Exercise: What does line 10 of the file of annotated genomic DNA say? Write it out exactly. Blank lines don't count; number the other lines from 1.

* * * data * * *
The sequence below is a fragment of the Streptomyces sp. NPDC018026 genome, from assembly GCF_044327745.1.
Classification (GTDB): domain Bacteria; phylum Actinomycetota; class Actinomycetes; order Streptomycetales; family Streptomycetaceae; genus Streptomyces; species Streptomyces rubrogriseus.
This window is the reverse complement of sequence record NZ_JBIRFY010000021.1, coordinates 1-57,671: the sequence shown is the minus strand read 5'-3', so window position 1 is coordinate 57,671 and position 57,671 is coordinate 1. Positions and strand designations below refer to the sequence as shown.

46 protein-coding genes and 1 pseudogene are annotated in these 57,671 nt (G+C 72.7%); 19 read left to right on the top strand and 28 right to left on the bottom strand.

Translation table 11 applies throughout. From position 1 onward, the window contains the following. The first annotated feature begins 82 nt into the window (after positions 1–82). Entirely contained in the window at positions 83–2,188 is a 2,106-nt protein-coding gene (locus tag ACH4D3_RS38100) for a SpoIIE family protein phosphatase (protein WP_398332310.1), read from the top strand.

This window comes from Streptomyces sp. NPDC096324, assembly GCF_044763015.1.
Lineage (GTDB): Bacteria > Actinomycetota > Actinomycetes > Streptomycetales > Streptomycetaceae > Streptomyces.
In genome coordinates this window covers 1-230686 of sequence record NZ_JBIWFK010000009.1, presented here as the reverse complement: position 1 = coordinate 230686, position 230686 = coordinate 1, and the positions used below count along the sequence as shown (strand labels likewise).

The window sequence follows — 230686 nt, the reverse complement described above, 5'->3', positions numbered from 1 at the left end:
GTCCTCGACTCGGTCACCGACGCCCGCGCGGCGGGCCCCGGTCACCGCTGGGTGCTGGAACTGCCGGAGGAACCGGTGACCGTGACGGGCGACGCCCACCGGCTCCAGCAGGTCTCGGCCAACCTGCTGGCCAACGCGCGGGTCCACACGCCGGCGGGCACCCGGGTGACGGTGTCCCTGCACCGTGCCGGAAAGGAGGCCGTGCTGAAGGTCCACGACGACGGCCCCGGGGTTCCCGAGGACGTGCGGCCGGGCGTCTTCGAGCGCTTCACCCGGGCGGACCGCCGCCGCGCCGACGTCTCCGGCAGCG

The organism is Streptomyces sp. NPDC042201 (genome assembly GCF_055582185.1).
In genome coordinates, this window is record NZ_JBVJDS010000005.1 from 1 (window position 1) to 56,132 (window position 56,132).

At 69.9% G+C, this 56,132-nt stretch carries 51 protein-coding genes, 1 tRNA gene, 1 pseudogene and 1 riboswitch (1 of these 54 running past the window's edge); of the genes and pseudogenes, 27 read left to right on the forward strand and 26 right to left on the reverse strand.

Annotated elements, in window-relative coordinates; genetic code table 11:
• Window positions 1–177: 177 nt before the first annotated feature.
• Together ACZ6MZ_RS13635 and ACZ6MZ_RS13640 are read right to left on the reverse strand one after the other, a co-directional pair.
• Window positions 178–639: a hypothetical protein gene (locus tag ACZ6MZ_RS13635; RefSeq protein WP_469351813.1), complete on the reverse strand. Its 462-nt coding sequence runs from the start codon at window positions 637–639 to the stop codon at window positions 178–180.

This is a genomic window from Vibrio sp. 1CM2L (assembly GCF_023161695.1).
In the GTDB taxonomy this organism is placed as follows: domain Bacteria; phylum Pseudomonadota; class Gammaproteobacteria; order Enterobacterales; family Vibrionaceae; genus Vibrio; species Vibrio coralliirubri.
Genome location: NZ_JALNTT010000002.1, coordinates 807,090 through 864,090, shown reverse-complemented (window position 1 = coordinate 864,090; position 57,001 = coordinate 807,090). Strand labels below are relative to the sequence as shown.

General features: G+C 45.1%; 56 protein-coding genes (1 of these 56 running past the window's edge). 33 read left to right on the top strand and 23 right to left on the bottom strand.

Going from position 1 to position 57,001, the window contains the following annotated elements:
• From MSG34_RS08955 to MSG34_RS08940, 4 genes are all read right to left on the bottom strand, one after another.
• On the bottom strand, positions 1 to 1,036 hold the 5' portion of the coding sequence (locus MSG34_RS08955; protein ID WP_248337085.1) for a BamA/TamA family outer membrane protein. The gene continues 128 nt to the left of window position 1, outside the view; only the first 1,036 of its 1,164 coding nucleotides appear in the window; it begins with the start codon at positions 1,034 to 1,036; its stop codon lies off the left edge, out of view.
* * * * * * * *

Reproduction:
GTCCTCGACTCGGTCACCGACGCCCGCGCGGCGGGCCCCGGTCACCGCTGGGTGCTGGAACTGCCGGAGGAACCGGTGACCGTGACGGGCGACGCCCACCGGCTCCAGCAGGTCTCGGCCAACCTGCTGGCCAACGCGCGGGTCCACACGCCGGCGGGCACCCGGGTGACGGTGTCCCTGCACCGTGCCGGAAAGGAGGCCGTGCTGAAGGTCCACGACGACGGCCCCGGGGTTCCCGAGGACGTGCGGCCGGGCGTCTTCGAGCGCTTCACCCGGGCGGACCGCCGCCGCGCCGACGTCTCCGGCAGCG